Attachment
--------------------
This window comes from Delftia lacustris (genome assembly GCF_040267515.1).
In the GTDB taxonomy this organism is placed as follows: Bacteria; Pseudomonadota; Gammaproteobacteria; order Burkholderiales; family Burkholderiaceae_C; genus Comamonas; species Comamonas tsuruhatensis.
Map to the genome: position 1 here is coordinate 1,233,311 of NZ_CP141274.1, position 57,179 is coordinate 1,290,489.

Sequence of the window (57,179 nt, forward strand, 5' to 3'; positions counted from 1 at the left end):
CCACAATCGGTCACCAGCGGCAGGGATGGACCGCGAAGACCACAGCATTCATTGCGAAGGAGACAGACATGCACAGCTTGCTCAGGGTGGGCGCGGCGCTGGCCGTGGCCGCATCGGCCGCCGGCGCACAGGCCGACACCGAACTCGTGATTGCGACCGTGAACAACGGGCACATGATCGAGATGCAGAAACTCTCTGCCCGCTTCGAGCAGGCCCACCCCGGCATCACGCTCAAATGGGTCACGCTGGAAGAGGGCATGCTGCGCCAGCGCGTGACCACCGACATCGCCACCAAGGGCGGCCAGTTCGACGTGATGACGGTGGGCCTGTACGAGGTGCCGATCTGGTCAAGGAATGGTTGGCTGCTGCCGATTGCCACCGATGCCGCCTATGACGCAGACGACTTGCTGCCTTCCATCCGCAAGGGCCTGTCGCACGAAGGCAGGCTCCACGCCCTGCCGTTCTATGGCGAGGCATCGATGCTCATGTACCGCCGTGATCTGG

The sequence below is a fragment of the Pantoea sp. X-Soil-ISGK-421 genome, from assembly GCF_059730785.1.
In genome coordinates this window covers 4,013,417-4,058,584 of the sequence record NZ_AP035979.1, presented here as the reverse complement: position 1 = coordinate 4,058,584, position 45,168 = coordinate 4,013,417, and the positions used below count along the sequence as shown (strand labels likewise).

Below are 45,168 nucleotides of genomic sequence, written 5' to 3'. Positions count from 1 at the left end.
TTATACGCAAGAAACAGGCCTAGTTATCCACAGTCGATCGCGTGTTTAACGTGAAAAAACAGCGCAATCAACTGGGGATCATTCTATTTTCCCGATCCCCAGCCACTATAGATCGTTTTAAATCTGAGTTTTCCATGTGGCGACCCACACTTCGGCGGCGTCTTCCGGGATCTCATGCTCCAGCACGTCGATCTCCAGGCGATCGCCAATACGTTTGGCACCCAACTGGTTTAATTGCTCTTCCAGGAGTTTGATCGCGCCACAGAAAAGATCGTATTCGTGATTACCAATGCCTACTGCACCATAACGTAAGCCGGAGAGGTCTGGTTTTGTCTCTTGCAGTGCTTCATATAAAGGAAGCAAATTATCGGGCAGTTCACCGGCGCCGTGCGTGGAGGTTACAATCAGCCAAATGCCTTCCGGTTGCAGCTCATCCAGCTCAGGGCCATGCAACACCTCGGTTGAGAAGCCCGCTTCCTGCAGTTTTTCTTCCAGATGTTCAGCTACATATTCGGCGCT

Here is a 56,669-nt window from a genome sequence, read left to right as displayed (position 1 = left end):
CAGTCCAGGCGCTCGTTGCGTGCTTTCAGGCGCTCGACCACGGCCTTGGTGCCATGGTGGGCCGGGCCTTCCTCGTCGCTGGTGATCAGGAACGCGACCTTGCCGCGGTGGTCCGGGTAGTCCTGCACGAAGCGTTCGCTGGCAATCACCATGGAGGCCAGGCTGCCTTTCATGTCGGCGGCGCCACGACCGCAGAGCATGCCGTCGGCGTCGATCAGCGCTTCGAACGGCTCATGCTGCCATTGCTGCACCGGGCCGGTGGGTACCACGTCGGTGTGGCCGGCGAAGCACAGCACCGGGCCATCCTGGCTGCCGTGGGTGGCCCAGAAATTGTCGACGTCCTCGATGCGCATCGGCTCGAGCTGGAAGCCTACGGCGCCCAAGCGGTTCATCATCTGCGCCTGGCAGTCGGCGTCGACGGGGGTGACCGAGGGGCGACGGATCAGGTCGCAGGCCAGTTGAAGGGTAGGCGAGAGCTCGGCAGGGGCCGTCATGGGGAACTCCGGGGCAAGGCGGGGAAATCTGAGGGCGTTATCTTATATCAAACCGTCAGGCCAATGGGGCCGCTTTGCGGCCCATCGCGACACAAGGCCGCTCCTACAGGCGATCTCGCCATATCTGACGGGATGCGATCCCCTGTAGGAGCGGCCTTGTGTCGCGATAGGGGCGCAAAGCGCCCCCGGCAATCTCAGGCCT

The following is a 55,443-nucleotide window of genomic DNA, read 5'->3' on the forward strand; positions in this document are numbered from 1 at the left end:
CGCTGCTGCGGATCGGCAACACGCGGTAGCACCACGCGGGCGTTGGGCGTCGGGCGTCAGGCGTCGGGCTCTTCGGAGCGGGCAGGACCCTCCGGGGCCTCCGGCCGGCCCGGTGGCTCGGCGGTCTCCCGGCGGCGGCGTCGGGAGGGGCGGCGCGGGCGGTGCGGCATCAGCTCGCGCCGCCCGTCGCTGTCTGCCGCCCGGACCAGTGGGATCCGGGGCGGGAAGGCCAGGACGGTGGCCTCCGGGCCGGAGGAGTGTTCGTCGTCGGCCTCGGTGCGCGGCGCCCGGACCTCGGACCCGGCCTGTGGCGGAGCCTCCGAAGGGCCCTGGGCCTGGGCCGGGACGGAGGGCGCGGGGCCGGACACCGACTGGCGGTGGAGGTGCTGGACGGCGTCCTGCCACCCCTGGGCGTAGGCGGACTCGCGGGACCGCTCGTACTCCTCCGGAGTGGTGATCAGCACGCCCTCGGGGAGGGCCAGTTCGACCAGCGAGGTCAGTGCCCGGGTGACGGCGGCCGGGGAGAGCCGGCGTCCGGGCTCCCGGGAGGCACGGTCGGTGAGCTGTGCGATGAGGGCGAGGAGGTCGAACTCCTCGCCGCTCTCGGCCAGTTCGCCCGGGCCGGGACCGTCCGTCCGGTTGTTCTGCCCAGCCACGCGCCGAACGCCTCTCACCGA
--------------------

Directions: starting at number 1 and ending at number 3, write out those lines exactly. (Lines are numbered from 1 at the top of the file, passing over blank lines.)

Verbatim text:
This window comes from Delftia lacustris (genome assembly GCF_040267515.1).
In the GTDB taxonomy this organism is placed as follows: Bacteria; Pseudomonadota; Gammaproteobacteria; order Burkholderiales; family Burkholderiaceae_C; genus Comamonas; species Comamonas tsuruhatensis.
Map to the genome: position 1 here is coordinate 1,233,311 of NZ_CP141274.1, position 57,179 is coordinate 1,290,489.